NSS urges government to review its language on blasphemy laws

Posted: Thu, 15th Aug 2019

Repeal blasphemy laws

The National Secular Society has asked the government to review its stance on blasphemy laws amid concern that ministers only criticise their "misuse" rather than their existence.

In recent months several ministers have condemned the "misuse" of blasphemy laws in Pakistan in parliament without condemning the existence of the laws.

Last month Foreign Office minister Tariq Ahmad responded to a question in the Lords by saying the government "regularly" raises its "concerns about the misuse of the blasphemy laws" with Pakistan's government.

The question concerned the treatment of Shaghufta Kausar and her husband, who have been sentenced to death on blasphemy charges in Pakistan.

Other ministers who have used similar language include Mark Field, also on behalf of the Foreign Office, and Susan Williams and Liz Sugg of the Department for International Development.

In a letter to Ahmad, NSS chief executive Stephen Evans called for a review of the government's public statements on the matter.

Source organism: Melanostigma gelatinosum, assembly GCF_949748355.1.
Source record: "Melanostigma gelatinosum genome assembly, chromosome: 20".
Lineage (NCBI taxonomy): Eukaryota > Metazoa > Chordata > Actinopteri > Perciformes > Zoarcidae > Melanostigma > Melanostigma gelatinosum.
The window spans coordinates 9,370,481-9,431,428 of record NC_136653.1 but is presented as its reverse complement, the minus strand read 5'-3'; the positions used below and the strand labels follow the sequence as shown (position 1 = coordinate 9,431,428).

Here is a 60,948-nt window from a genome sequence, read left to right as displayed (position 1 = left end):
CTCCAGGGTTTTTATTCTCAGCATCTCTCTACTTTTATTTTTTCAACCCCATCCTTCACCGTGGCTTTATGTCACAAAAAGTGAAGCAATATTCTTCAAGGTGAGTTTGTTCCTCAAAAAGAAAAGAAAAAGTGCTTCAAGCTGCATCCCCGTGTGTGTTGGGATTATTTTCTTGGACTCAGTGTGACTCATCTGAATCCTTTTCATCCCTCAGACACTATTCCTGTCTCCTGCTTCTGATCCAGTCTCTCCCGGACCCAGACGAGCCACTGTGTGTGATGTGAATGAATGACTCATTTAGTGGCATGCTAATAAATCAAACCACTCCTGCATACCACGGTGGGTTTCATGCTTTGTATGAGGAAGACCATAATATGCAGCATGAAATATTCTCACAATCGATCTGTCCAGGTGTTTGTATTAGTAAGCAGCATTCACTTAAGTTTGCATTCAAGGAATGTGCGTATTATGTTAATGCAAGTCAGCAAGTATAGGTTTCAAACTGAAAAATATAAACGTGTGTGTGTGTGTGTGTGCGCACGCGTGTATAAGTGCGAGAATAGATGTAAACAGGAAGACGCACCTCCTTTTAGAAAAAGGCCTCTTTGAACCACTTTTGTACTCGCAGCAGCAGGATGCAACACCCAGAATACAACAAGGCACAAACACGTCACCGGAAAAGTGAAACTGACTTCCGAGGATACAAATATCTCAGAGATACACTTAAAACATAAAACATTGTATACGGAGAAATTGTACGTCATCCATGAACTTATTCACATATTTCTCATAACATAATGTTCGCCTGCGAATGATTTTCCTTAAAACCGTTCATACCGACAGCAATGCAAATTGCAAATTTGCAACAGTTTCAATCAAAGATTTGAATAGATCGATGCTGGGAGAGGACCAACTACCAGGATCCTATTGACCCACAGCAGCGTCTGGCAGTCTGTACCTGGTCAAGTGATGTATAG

"Blasphemy laws and religious restrictions on speech are incompatible with a genuine commitment to human rights.

"Around the world blasphemy laws continue to be used to target religious and political minorities. Responses that criticise only the 'misuse' of blasphemy laws suggest there may be legitimate uses for blasphemy laws.

"We urge the government to review its language to ensure a more robust approach to the defence of fundamental human rights. The best way to champion the rights and freedoms of people like Shaghufta Kausar, Asia Bibi and the many others who live in fear of religious persecution in Pakistan and elsewhere is to demand the repeal of blasphemy laws, without apology or qualification."

Asia Bibi was a woman sentenced to death for blasphemy in Pakistan in 2010 who spent eight years on death row before being freed last year. The NSS named her lawyer, Saif ul Malook, as its Secularist of the Year for 2019 in May.

Official data has shown that more than 1,500 people were accused of blasphemy in Pakistan between 1987 and 2018, with religious minorities heavily targeted.

In 2017 a report from the US Commission on International Religious Freedom found laws restricting freedom of expression on religious issues in 71 countries. Most countries which had the laws punished blasphemy severely.

Free expression is a universal human right enshrined in Article 19 of the Universal Declaration of Human Rights.

Read more: Why won't the government condemn the existence of Pakistan's blasphemy laws? – NSS blog by Chris Sloggett.

Tags: Free speech